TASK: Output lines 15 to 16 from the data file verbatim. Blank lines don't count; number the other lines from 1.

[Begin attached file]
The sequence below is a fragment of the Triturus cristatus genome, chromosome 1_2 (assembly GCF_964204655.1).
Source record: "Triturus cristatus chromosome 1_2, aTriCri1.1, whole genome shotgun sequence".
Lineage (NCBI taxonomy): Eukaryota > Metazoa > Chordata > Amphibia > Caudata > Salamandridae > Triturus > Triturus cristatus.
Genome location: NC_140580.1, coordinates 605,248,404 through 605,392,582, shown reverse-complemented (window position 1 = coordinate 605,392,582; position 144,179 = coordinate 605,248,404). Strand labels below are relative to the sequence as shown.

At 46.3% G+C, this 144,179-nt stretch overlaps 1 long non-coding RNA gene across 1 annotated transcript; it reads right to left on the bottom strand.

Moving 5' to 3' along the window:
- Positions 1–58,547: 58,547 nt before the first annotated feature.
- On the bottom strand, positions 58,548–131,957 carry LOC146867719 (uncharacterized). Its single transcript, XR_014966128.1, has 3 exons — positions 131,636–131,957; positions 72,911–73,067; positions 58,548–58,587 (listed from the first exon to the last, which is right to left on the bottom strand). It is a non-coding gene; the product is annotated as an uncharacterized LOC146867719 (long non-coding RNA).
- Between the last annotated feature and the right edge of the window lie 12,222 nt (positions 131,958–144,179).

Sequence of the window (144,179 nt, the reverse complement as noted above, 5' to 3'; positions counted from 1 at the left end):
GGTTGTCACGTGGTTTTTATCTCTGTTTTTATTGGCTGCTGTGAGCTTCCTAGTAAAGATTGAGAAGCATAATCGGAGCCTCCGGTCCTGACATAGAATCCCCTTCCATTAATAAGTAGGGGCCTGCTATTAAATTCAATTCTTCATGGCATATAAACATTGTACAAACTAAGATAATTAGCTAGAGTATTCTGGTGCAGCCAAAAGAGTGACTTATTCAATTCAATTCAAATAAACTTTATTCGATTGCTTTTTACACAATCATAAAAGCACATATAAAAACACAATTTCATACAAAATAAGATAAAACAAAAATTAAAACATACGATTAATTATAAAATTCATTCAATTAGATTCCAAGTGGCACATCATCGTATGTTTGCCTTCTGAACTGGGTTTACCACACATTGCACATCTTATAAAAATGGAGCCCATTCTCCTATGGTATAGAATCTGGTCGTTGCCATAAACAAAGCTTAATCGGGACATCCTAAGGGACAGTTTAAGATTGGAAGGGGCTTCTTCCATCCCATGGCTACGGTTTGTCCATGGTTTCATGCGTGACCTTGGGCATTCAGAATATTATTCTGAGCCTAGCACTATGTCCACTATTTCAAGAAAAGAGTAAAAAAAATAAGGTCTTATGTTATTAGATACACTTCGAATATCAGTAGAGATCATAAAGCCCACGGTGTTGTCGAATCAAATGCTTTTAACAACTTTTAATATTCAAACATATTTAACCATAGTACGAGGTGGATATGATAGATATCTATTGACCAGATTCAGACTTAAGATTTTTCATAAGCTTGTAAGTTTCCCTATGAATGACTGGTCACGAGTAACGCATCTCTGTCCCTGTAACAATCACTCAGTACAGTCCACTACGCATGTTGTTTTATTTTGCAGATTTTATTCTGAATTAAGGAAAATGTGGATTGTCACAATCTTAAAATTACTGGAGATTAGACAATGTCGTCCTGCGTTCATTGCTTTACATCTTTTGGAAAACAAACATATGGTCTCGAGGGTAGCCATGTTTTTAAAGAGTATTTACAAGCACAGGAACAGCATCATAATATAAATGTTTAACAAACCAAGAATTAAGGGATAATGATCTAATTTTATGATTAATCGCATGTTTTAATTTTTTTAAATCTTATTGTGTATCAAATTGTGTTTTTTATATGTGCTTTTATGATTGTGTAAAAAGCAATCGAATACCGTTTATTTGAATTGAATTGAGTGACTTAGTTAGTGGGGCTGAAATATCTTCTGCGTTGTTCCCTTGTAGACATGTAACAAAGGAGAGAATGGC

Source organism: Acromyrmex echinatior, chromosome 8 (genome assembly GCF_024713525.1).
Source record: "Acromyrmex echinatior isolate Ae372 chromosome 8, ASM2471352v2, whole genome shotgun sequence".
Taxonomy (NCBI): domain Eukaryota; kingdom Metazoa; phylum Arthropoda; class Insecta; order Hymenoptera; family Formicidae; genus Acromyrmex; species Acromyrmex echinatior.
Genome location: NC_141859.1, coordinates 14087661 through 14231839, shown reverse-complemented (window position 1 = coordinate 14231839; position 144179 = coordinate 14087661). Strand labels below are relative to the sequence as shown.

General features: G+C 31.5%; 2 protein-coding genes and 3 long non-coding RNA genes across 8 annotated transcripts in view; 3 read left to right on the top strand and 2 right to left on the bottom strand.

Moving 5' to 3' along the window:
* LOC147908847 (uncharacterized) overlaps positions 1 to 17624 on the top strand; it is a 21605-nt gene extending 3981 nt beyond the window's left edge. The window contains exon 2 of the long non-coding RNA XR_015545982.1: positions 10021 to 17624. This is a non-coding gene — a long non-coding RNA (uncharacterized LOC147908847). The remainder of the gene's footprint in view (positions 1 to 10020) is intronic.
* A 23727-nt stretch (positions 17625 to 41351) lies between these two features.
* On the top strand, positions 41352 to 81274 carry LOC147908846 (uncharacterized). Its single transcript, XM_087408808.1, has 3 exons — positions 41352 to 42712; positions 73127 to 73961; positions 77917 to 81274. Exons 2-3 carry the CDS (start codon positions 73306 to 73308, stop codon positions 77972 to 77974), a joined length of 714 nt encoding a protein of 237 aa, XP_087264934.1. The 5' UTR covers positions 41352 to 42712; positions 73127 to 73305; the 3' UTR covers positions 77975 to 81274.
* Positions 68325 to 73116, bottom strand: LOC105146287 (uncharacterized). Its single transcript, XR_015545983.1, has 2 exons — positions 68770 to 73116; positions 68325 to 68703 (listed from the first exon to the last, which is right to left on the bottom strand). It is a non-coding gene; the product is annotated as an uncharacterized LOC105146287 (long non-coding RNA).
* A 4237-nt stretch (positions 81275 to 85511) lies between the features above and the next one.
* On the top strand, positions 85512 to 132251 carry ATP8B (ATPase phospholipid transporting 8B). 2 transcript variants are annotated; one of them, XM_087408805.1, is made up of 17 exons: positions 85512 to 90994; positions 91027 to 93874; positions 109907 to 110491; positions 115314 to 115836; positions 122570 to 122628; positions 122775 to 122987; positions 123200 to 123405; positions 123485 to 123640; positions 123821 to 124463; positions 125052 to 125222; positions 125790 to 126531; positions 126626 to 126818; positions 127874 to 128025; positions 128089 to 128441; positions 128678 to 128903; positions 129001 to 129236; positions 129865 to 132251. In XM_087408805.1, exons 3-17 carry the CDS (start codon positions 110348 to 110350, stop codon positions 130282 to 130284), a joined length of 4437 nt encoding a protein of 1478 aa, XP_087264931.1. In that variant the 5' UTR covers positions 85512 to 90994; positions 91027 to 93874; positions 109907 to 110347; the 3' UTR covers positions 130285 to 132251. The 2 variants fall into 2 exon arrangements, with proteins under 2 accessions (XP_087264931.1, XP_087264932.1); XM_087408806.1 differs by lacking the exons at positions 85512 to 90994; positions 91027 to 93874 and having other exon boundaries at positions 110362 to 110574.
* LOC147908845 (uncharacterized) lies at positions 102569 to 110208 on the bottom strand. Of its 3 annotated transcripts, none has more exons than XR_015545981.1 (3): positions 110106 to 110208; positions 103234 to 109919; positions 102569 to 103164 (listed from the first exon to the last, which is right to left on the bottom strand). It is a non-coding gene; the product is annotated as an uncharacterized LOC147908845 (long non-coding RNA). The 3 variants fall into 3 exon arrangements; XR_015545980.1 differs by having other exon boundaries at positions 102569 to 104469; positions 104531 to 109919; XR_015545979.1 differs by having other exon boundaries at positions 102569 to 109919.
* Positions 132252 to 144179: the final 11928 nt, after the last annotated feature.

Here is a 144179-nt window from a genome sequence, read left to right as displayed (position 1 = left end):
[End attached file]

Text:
Genome location: NC_141859.1, coordinates 14087661 through 14231839, shown reverse-complemented (window position 1 = coordinate 14231839; position 144179 = coordinate 14087661). Strand labels below are relative to the sequence as shown.

General features: G+C 31.5%; 2 protein-coding genes and 3 long non-coding RNA genes across 8 annotated transcripts in view; 3 read left to right on the top strand and 2 right to left on the bottom strand.